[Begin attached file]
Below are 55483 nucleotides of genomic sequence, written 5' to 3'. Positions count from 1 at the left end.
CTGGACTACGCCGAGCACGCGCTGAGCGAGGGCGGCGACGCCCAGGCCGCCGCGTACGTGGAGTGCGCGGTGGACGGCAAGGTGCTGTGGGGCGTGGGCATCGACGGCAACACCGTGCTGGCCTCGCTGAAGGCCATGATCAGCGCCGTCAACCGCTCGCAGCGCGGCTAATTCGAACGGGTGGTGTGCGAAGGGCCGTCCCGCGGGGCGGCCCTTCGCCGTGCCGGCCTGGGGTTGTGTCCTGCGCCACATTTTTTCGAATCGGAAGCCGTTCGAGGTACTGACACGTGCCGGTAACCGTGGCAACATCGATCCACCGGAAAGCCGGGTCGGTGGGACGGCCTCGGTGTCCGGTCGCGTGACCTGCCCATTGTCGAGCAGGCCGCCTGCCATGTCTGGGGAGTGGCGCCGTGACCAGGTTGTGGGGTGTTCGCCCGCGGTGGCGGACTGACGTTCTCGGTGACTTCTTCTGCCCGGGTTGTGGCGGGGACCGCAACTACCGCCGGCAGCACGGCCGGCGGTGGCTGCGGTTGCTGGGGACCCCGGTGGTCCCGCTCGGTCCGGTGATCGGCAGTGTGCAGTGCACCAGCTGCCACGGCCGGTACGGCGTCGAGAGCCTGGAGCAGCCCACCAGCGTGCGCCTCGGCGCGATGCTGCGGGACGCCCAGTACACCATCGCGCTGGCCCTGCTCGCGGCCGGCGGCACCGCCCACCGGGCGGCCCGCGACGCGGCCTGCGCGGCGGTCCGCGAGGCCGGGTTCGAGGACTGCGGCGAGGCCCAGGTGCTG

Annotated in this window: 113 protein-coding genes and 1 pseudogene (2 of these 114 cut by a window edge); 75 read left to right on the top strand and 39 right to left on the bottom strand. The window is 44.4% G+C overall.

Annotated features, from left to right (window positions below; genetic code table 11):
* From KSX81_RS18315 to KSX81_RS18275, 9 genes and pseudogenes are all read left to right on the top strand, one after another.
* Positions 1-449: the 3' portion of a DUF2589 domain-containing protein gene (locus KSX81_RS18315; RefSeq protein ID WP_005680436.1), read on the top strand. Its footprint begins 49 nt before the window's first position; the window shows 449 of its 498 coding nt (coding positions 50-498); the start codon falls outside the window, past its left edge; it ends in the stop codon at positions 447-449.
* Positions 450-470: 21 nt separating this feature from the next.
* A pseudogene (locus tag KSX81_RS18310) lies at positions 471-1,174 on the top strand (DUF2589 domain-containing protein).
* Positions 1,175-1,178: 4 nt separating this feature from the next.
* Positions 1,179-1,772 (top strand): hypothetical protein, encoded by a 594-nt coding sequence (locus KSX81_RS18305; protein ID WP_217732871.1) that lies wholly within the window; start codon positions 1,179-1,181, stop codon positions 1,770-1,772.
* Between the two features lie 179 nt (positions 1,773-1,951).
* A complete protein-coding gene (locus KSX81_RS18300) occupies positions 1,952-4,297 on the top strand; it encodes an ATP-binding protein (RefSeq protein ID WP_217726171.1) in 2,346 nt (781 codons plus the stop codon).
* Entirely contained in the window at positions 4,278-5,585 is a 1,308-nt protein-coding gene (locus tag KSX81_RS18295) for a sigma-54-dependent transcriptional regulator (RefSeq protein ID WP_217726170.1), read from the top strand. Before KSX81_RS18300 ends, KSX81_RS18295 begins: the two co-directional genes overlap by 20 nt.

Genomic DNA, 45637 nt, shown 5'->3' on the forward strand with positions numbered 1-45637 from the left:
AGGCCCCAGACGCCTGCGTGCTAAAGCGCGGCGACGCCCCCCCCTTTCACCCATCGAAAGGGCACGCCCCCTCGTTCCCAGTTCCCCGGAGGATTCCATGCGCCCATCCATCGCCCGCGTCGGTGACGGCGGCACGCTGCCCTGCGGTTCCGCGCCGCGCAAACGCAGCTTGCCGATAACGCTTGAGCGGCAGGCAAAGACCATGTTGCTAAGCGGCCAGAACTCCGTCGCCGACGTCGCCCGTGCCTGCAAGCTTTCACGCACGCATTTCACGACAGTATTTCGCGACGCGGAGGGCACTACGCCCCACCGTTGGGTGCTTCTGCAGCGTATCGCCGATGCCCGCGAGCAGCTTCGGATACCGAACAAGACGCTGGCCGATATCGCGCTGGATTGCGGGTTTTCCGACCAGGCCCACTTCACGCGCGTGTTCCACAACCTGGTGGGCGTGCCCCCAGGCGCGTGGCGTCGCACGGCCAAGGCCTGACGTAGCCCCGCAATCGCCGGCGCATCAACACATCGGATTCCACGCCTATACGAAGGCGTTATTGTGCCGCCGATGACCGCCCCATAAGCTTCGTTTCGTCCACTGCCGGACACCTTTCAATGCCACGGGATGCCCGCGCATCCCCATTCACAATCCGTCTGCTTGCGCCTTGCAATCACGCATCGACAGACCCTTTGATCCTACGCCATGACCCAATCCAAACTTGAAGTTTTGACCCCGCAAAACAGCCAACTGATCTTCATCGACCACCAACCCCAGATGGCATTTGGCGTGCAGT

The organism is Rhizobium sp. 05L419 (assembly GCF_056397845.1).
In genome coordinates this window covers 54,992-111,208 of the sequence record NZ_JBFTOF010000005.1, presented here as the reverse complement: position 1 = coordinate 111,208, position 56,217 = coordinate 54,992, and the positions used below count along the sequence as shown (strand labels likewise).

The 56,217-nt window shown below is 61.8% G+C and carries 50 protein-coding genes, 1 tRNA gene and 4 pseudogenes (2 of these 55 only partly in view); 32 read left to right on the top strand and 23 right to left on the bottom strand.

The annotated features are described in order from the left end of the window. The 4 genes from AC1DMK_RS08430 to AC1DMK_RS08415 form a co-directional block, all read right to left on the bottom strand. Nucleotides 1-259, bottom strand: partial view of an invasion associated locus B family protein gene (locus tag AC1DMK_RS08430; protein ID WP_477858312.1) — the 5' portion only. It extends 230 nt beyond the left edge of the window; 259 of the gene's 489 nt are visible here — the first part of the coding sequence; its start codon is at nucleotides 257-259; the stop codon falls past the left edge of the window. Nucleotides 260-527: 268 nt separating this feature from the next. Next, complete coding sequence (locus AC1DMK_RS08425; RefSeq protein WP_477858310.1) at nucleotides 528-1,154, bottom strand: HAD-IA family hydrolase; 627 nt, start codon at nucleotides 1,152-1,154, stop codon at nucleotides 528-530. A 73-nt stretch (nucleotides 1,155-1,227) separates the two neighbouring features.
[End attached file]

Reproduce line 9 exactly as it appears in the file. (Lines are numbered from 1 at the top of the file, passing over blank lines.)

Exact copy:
* Positions 1,175-1,178: 4 nt separating this feature from the next.